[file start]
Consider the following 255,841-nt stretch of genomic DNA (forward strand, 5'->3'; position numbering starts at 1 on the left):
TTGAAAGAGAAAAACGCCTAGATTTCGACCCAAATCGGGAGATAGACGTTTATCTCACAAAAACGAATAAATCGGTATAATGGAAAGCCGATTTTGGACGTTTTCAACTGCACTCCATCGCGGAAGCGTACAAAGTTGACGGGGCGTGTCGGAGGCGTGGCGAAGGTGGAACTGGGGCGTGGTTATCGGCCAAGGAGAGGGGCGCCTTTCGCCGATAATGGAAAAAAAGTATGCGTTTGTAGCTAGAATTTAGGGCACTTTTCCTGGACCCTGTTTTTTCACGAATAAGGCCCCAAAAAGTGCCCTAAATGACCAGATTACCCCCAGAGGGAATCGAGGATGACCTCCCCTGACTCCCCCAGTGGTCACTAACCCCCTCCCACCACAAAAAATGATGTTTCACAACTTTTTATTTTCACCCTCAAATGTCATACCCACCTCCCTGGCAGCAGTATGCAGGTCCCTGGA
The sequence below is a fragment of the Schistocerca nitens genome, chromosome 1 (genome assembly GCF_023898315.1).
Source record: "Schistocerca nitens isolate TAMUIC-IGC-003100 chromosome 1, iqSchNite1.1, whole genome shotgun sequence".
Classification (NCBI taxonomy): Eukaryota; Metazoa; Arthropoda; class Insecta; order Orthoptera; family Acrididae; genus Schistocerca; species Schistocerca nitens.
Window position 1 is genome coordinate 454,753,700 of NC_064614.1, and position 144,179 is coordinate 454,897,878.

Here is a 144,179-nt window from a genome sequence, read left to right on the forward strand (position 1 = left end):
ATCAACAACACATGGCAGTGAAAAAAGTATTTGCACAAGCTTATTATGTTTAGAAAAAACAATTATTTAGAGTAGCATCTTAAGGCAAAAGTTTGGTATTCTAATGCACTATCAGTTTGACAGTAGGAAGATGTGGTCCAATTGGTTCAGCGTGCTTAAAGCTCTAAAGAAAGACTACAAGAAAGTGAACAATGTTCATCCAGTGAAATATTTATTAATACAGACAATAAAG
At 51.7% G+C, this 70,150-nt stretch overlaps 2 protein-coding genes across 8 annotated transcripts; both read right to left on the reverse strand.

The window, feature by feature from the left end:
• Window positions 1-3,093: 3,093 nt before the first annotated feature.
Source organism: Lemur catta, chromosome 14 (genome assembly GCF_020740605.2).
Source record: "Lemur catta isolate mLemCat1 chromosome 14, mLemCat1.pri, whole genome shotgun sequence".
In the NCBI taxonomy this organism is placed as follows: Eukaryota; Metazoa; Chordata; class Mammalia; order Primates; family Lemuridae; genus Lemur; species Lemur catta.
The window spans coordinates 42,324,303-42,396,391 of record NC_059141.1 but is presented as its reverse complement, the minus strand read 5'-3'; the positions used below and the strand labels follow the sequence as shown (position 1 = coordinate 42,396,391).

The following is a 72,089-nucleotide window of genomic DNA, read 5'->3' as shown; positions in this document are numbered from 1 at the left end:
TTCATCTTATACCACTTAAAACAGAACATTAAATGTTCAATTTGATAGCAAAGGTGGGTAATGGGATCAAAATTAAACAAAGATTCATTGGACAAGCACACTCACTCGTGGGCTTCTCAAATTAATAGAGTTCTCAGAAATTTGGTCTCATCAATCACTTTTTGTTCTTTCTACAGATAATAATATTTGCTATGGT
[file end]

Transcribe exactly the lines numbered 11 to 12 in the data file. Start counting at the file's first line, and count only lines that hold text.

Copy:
• Window positions 1-3,093: 3,093 nt before the first annotated feature.
Source organism: Lemur catta, chromosome 14 (genome assembly GCF_020740605.2).